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Third Thursday Newsletter: Sept 2022


Decommissioning at the San Onofre nuclear plant. Photo: Southern California Edison

During the past month, headlines from across the globe reflect the follies of nuclear energy. From California to Fukushima to Ukraine, news articles raise serious questions about the viability of nuclear power and the catastrophic risks it poses to the environment.

Why should we care? What does bad news at a faraway nuclear plant mean to us?

For starters, nuclear contamination can cross international boundaries and entire oceans.

In Japan, problems with removing radioactive material from a wrecked nuclear plant hint at the exposure we could face as Southern California Edison decommissions the San Onofre nuclear plant. Edison has no plan to relocate the 3.6 million pounds of deadly waste stored on site.

In Ukraine, the occupation of Europe’s largest nuclear plant by hostile forces shows the strategic value of nuclear sites to bad actors.

Here is our roundup of nuclear news from near and far.

Diablo Canyon

We are disgusted but not surprised that California lawmakers voted Aug. 31 to keep the aging Diablo Canyon nuclear plant open for five more years. The vote validates Gov. Gavin Newsom’s plan to loan Pacific Gas & Electric up to $1.4 billion to keep the aging plant operating beyond the 2024-25 expiration dates of its licensing. All Californians will be on the hook to pay down that loan.

In addition to our perennial questions — Will an earthquake cause a radiation release? How can we trust the corroded equipment? How will PG&E deal with still more radioactive waste? — now we wonder how far that $1.4 billion would have moved California toward meeting clean energy goals.

High Country News, Sept. 13, 2022

Los Angeles Times, Sept. 1, 2022

Los Angeles Times, Aug. 16, 2022


San Onofre

In an Aug. 24 article, our friends at Surfrider Foundation discuss their collaboration with Woods Hole Oceanographic Institution to test seawater at San Onofre for radioactive isotopes. Good on them.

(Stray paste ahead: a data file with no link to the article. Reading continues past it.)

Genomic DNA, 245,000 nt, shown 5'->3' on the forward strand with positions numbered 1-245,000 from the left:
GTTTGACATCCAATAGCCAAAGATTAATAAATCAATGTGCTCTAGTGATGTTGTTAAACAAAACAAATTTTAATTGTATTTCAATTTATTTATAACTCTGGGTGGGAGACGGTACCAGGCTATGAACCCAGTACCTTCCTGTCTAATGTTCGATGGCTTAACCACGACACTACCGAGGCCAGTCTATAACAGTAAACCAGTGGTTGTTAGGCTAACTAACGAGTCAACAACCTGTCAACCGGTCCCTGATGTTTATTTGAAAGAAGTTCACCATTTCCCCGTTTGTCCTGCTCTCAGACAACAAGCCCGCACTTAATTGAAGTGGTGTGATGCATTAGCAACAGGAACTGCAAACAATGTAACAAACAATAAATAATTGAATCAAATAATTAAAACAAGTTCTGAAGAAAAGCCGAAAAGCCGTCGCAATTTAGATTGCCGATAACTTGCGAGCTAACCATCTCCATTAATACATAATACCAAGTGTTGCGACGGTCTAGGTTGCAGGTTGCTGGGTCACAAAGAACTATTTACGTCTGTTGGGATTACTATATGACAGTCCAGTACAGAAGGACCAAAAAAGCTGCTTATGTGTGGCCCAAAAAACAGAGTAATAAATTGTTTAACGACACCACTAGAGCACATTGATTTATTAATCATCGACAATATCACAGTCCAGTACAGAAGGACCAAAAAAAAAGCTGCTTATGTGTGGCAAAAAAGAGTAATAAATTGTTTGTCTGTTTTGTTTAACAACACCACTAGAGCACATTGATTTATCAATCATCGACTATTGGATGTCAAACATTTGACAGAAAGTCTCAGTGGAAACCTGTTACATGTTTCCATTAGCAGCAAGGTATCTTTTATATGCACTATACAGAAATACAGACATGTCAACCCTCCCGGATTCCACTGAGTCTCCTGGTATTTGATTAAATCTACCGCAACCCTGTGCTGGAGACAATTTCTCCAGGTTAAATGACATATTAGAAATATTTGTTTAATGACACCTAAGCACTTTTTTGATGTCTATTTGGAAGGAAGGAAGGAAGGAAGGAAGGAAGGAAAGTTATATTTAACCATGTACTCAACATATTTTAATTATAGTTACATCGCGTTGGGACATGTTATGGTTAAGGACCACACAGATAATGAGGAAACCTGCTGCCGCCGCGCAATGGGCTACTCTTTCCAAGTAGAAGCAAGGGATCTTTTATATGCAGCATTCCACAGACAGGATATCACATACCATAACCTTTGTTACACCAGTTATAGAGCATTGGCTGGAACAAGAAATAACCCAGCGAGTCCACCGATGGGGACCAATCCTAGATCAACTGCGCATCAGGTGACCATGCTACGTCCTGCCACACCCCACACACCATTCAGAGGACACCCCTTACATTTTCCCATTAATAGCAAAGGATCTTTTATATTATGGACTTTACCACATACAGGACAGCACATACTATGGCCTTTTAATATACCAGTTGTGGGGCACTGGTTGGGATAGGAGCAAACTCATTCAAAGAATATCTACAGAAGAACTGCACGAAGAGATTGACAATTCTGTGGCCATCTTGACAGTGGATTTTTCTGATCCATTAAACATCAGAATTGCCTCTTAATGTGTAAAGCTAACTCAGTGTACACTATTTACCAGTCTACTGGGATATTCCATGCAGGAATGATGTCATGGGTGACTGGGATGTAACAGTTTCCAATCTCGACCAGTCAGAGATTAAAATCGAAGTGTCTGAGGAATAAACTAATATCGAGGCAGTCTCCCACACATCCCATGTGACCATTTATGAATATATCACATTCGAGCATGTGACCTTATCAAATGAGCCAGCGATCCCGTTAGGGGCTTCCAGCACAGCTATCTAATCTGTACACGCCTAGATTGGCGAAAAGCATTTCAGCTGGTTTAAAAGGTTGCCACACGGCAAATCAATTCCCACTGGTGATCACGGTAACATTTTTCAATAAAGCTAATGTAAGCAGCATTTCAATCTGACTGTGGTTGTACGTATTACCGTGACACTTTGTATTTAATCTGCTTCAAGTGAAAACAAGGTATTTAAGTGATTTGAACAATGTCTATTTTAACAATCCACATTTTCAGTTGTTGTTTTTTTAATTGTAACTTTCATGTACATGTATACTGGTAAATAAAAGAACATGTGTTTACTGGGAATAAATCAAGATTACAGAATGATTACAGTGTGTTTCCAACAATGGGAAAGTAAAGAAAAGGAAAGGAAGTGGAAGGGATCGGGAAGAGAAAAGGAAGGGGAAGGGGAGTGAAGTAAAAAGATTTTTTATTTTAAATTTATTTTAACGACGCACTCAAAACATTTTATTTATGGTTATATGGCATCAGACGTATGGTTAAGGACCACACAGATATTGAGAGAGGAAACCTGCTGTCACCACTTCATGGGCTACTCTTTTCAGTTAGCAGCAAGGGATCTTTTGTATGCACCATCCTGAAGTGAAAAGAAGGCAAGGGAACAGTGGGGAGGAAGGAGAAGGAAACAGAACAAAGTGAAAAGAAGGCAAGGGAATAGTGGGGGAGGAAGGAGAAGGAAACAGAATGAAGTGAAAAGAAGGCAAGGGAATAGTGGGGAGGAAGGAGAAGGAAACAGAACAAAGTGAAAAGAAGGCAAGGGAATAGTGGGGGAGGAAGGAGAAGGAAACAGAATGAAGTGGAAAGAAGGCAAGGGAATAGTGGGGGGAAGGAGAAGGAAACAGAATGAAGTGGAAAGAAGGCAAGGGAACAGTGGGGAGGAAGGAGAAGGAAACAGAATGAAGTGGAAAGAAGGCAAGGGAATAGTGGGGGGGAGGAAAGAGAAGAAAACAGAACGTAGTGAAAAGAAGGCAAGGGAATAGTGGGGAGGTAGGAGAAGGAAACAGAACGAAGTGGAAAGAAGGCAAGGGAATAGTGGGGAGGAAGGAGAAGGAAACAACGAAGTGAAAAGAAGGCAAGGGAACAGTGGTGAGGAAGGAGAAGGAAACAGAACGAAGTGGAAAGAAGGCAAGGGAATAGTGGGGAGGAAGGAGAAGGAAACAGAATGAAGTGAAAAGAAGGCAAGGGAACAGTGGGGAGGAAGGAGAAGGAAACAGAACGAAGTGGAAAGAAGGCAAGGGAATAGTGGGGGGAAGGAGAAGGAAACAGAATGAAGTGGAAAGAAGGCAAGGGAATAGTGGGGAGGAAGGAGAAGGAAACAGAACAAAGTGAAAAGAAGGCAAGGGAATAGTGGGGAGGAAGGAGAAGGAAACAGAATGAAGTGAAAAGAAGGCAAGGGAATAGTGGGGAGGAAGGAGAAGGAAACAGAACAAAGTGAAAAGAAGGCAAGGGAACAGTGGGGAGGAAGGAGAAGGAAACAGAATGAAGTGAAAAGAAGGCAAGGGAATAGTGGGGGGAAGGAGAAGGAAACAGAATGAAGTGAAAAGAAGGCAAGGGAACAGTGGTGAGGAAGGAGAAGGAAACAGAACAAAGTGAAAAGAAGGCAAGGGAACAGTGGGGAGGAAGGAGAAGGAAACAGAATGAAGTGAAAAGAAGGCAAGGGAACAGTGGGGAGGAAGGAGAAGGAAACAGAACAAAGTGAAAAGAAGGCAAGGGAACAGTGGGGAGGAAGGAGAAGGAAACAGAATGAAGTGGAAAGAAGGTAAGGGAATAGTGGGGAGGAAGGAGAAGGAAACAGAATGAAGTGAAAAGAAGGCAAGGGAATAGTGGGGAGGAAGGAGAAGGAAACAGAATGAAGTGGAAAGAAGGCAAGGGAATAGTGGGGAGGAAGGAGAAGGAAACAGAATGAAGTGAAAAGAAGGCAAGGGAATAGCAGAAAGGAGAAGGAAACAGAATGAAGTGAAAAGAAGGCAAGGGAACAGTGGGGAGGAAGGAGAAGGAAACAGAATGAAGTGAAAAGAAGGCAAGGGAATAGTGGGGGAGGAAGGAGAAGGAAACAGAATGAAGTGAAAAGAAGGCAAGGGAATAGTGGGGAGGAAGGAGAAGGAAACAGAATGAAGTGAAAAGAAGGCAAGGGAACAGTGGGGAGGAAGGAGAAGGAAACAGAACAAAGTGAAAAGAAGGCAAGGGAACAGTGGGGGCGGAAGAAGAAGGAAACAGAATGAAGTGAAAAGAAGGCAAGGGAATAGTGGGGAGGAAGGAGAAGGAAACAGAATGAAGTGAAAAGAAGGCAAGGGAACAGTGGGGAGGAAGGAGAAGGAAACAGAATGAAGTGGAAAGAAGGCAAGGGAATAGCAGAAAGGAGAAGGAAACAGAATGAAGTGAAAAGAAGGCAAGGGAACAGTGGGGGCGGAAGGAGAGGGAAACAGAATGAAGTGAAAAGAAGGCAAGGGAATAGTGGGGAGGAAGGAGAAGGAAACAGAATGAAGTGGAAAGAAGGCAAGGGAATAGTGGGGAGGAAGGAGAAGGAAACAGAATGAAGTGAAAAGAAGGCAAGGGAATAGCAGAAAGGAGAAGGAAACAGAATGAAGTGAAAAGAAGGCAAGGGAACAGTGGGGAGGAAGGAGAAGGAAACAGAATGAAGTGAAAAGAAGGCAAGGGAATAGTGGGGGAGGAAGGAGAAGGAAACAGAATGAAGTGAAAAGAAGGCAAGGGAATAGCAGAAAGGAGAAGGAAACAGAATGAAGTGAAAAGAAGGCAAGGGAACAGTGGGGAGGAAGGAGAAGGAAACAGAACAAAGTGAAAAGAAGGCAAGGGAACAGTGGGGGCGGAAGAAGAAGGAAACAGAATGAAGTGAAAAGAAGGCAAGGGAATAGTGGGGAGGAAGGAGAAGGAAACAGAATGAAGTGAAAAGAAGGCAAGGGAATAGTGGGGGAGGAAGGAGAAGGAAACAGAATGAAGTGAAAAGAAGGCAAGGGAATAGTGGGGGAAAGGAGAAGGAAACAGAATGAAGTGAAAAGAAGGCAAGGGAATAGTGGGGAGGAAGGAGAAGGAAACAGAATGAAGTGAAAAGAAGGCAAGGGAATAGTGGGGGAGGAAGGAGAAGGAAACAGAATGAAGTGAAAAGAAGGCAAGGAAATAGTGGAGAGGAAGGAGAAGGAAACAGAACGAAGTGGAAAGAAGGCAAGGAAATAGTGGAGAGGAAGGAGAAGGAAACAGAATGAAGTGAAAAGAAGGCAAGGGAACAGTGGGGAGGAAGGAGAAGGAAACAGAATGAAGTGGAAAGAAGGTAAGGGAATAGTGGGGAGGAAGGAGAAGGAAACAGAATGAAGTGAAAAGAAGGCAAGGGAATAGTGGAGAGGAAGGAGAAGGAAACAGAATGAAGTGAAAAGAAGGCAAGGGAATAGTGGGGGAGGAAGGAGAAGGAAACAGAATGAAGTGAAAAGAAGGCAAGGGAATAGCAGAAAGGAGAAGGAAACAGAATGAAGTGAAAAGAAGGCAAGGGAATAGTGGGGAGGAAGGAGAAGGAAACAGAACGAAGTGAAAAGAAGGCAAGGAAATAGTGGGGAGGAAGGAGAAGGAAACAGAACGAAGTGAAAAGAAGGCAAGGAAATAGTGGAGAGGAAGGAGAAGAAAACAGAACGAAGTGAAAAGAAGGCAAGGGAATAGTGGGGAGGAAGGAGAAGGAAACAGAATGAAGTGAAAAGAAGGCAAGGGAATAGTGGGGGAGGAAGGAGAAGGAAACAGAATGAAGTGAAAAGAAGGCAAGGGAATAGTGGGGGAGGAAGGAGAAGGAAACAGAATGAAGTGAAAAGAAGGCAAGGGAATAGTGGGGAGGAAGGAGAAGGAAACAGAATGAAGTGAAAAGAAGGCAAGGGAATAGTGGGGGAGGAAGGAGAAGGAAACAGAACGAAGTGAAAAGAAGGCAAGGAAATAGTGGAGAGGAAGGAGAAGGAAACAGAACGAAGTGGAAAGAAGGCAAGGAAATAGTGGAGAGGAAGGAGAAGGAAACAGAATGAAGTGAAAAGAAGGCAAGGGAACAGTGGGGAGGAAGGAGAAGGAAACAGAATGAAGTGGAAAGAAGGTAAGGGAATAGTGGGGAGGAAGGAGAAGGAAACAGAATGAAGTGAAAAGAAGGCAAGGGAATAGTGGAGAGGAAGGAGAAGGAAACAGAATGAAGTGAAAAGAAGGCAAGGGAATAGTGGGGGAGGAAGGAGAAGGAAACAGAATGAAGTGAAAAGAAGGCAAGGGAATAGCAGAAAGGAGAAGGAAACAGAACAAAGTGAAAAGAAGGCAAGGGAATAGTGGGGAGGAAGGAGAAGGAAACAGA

Tapping the talents of Dr. Ken Buesseler will go a long way toward improving offshore monitoring at the shuttered nuclear plant, where demolition is well underway. We expect contamination levels to spike.

The more requirements for independent analysis and transparency we can throw at Edison, the better. In addition to Buesseler's monitoring for Cesium-137, we would like to see routine publication of measurements for tritium, a radioactive and cancer-causing form of hydrogen that cannot be filtered out of water. Also, to improve the accuracy of researchers’ sampling, Edison must publish precise schedules well in advance of its discharges of irradiated seawater.

Through the years, Edison has routinely released gases into the atmosphere and irradiated wastewater into the ocean, as presented in data compiled by Public Watchdogs.

Surfrider Foundation, Aug. 24, 2022

Public Watchdogs, September 23, 2020



Across the Pacific, Dr. Buesseler applies his expertise on radionuclides in the ocean to irradiated water stored at the Fukushima nuclear plant. Buesseler is lead writer in a Japan Times story beneath the headline, “More data needed before ocean release of Fukushima water.”

Regulators in Japan have approved the discharge of more than 1 million tons of contaminated water that is stored in 1,000 (and counting) tanks at the failed plant.

Speaking to the planned discharge, Buesseler and colleagues write: “We would argue that there is insufficient information to assess potential impacts on environmental and human health and issuing a permit at this time would be premature at best.”

Also at Fukushima, the Associated Press is reporting that the wrecked plant’s operator again is postponing the removal of highly-radioactive, melted fuel from its damaged reactors because of failures of a remote-controlled, robotic arm.

Back on our side of the Pacific, we wonder how and when Edison will move the waste it has dumped on the beach at San Onofre and whether a robotic arm, or anything else, will be able to retrieve the thin, metal waste canisters from their concrete tomb.

The Japan Times, Aug. 26, 2022

Associated Press, Aug. 25, 2022



Ukrainian workers have powered down the Zaporizhzhia nuclear plant amid continued shelling and occupation of the plant by Russian forces. The International Atomic Energy Agency has documented destruction at the plant and has reported that operators are working under extreme distress. The agency is demanding that Russia withdraw. Meanwhile, the plant’s Ukrainian operators say they won’t restart the plant until the Russians leave.

The IAEA has warned: "Any further escalation affecting the six-reactor plant could lead to a severe nuclear accident with potentially grave radiological consequences for human health and the environment in Ukraine and elsewhere.”

Reuters, Sept. 15, 2022

NPR, Sept. 15, 2022

CBS News, Sept. 14, 2022


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